But not this time. You changed that.
Earlier this year you decided to make these negotiations personal, very personal. You made the choice to limit the potential of all Hachette authors. You turned a host of authors into your pawns.
And again, I get it; it’s business! And while I think your decision to use authors in this debate as negotiating tools is horrible, I get it. And so far, I’ve managed. I’ve improvised. It’s not been easy. But you knew that it wouldn’t be. You didn’t want it to be easy. That’s why you used me and my book in your negotiations. Because you can. You own the publishing industry and you can do whatever the hell you want. And because all is fair in love, war, and capitalism.
Which is why I’m writing. Because my book releases tomorrow, Amazon.
And because I want you to stop boycotting my book. I’ve been watching what happens to other Hachette authors when their new books finally release. Sure, you turn the link’s lights on. But you don’t treat them same way you treat other books who have different publishers. In fact, you treat them like Lady Tremaine treats Cinderella, like the stepchild you never really wanted in the first place.
Listen Amazon, I’m not trying to pick a fight with you. I might feel like David in a fight against Goliath, but I also love Goliath! I need Goliath. And because I’m not JK Rowlings. I can’t afford to make you angry. I’m not a New York Times best seller. Heck, I’ve only broken the top 1000 on Amazon twice. I’m small potatoes compared to many (most?) of the names on the Hachette author list.
Every single sale matters to authors like me. Every single media hit makes a difference. And every single limitation matters.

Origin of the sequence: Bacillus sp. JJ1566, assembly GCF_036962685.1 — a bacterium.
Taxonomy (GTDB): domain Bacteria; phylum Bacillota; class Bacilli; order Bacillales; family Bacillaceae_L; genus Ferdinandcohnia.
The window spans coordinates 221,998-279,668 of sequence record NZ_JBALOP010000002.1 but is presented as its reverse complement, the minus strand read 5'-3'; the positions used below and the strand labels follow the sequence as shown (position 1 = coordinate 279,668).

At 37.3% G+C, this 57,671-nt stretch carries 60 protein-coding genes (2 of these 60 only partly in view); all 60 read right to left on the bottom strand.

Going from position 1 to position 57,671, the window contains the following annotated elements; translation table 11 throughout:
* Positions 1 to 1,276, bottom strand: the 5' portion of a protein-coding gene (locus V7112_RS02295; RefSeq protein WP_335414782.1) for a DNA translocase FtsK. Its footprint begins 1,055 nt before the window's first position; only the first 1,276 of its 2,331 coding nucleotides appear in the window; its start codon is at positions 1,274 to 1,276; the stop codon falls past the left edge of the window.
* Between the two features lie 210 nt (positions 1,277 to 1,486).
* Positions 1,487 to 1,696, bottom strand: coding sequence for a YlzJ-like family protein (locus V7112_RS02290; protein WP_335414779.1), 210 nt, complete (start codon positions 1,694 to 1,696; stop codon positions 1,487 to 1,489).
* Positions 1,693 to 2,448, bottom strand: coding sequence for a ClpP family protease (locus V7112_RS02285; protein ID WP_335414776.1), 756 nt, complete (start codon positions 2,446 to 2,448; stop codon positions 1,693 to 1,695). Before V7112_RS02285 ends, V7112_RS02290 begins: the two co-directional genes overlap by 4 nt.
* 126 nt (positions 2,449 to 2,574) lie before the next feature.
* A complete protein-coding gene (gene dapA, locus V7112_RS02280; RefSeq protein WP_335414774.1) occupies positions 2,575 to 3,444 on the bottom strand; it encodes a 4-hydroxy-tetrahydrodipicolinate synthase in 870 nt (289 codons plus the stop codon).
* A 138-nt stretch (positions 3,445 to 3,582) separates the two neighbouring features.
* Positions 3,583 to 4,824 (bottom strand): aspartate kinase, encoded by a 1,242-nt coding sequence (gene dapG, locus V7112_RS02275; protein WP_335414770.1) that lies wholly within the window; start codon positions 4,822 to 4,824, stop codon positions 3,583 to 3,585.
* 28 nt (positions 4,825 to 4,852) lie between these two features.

Which is why I’m asking you to be fair. For three months, I’ve been quiet as you’ve made my new book a part of your negotiating tactics. I’ve tried to stay out of the debate between you and my publisher. Because I love both of you. And I need both of you. But my book releases tomorrow. Which is why I’m writing, to ask that you show us Hachette authors a little mercy.
Limiting presales is one thing, but please, stop limiting the potential of our books on and after their release dates.
I’ve worked far too hard on Our Great Big American God for it to be reduced to a negotiating tool in your ebook pricing negotiations. I’ve poured too much into this book to simply just sit back and watch you treat it like it’s less than it is.
I need Amazon. Just like I need Barnes & Noble, BAM!, and all the other bookstores. Because you’re huge! And I am small. And because my book is good and it deserves better. So please, show us authors some mercy. Keep the negotiations in the conference room. And let us sell our books.
Matthew Paul Turner, author.
UPDATE: Amazon.com has made my book available for preorder! And they’ve added the Kindle edition!! Thank you! Not sure if it’s a coincidence or not… but thank you!
UPDATE #2: The hardback edition of the book is “temporarily out of stock”…